This month I had a ‘boy’s adventure’ type story for a children’s magazine. This one involved a couple of young boys who were trapped in a town fire and took refuge in a well. I used my son for the models on each of these boys, but had to ‘age’ them a little bit since they were a little older than my son was at the time. I thought these turned out quite nice, especially the layout of the ‘well scene’ (left). The image above has actually been cropped down, as it originally was a two page spread (mostly taken up with those fiery orange and red colors).

The ‘uncle sam deportation’ illustration below, was one for an east coast legal newspaper, and below that, was an illustration about ‘paid advertising programming in classrooms’ for a different east coast newspaper. Below that, for the same client, was a trio of caricatures of certain NY politicos. I’ve had to draw the guy in the driver’s seat many times over the years, and I always seem to have trouble with him, in this one, he almost looks a bit like Kevin Spacey.

Also this month, I had a couple color scratchboard assignments for a catholic magazine (left), and a piece on ‘cursive writing’ (I think) from an educational publication.


Cobblestone, Gemini Publications, Metro Detroit Parent, Newsday

I had a fun cartoon assignment for my east coast newspaper client in January. This was a large horizontal busy illustration that was to accompany an article about all the different ‘camp options’ available to send kids to in the summer (horse camp, music camp, etc etc). I’ve enlarged one section of it to better show the details that went into it. This was a favorite piece of the year, and would be used long afterwards as a sample of my ‘cartoon style’ on my own website.

This month marked the final two spot illustrations that I would provide for a long time local client, a regional magazine that I’d been working for since my first year in business. The rates were always very low, but the deadlines were usually pretty liberal, and I was always given lots of freedom and it was a good opportunity to practice my cartooning skills. My workload was becoming such, though, that I could no longer justify the time spent on these assignments.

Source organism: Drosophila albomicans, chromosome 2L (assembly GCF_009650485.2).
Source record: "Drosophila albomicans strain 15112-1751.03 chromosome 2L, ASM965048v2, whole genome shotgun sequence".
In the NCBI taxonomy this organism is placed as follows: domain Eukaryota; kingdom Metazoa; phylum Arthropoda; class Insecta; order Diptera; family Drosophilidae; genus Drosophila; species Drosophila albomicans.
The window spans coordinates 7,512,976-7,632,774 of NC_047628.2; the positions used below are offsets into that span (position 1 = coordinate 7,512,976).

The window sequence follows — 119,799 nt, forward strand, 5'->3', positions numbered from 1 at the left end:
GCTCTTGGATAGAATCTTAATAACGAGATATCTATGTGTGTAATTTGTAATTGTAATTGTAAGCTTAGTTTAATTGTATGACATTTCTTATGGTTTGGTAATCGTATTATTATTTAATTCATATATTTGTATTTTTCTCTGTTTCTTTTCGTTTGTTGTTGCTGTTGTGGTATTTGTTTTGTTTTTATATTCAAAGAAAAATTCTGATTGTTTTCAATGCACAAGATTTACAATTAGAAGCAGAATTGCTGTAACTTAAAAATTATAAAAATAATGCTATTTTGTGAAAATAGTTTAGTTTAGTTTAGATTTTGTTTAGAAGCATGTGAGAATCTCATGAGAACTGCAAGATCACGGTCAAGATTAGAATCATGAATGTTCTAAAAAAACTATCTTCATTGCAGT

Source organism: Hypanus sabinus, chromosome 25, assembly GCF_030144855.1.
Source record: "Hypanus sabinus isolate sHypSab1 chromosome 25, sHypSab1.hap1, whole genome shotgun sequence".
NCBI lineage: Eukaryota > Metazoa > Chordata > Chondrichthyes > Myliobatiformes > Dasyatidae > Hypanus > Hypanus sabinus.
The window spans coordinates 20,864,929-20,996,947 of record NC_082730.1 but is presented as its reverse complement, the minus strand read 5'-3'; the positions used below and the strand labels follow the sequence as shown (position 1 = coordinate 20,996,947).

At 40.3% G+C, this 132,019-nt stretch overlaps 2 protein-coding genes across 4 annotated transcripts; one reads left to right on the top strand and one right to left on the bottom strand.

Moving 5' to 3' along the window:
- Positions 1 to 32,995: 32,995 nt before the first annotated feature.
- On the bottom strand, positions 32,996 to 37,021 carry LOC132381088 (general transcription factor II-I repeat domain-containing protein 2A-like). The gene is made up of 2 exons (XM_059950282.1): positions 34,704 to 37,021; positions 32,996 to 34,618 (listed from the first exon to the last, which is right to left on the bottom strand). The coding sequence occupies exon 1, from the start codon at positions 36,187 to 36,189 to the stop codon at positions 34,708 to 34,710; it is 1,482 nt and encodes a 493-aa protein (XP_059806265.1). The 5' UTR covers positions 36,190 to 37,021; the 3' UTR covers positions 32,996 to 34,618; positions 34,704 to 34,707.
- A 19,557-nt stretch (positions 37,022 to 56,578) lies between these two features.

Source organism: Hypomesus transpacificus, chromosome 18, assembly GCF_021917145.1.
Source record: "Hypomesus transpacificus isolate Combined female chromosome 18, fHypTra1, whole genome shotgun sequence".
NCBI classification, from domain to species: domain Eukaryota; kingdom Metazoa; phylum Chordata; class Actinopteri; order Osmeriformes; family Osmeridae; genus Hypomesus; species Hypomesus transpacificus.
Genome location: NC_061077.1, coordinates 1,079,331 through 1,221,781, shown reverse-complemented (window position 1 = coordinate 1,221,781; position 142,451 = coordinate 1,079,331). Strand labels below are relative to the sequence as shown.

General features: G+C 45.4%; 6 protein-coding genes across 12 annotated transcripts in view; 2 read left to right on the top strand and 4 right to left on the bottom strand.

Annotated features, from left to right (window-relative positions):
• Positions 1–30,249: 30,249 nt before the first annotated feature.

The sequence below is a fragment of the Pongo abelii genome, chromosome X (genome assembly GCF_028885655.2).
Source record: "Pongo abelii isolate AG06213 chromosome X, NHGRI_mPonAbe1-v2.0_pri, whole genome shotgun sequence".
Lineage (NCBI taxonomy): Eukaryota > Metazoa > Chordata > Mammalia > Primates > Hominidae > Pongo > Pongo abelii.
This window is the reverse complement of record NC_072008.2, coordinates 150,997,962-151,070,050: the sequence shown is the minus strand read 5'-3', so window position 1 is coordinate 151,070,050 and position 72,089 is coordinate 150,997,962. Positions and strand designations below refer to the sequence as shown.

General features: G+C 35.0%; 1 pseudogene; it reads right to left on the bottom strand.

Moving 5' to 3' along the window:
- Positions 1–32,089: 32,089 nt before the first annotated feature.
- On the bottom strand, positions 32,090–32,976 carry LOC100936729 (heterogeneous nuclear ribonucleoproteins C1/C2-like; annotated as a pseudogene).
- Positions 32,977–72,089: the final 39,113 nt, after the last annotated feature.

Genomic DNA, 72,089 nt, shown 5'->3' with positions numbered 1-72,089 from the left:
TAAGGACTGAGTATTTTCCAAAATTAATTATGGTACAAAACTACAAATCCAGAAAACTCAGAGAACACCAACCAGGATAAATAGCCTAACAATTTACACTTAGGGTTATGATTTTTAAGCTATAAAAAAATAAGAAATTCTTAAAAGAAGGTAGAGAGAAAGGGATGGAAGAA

Above was another ‘puzzle page’ assignment from a children’s publication that I did regularly for a number of years. This one with a fun ‘sci fi’ theme.

To the left and below, are a few black and white cartoon assignments for my agent, for a michigan regional parenting publication.

2000 Year in Review

Year In Review

One of my busiest years, but oddly enough not my most prosperous. The Wall Street Journal started giving me a lot of work this year, but wouldn’t hit their high water mark for a couple years. A lot of work for Instructional Fair, and for a couple other children’s educational publishers, like Brown Publishing and Adventure House. Prior to this point in my career, I was pretty open to whatever work came down the pike (drawing the line at work for ‘spec’ or ‘exposure’ or ‘tear sheets in lieu of payment’), but in later years I would begin getting a bit more picky in regards to minimum payment for contracted work, which unfortunately, left a few of my older clients by the wayside.

I don’t remember much else about this year other than the fizzle of the ridiculous Y2K scare on the first day of the year, because of how very busy I was with the heavy workload. I don’t think we took a vacation this year, as it was rather hard to get away from the office. What amazed me about looking back through this years’ work, was how much of a percentage of my work was my ‘cartoon style’ and how the ‘scratchboard style’ was still in its infancy in many ways, despite over ten years of experience at it.

Illustration tally for 2000 was about 1,376 illustrations (300 fewer than the previous year, but salary was up by almost 45%, so I must’ve been doing something right), bringing the 11 year total up to 7,365. Anyhow, these are what I consider to be my strongest illustrations of 2000: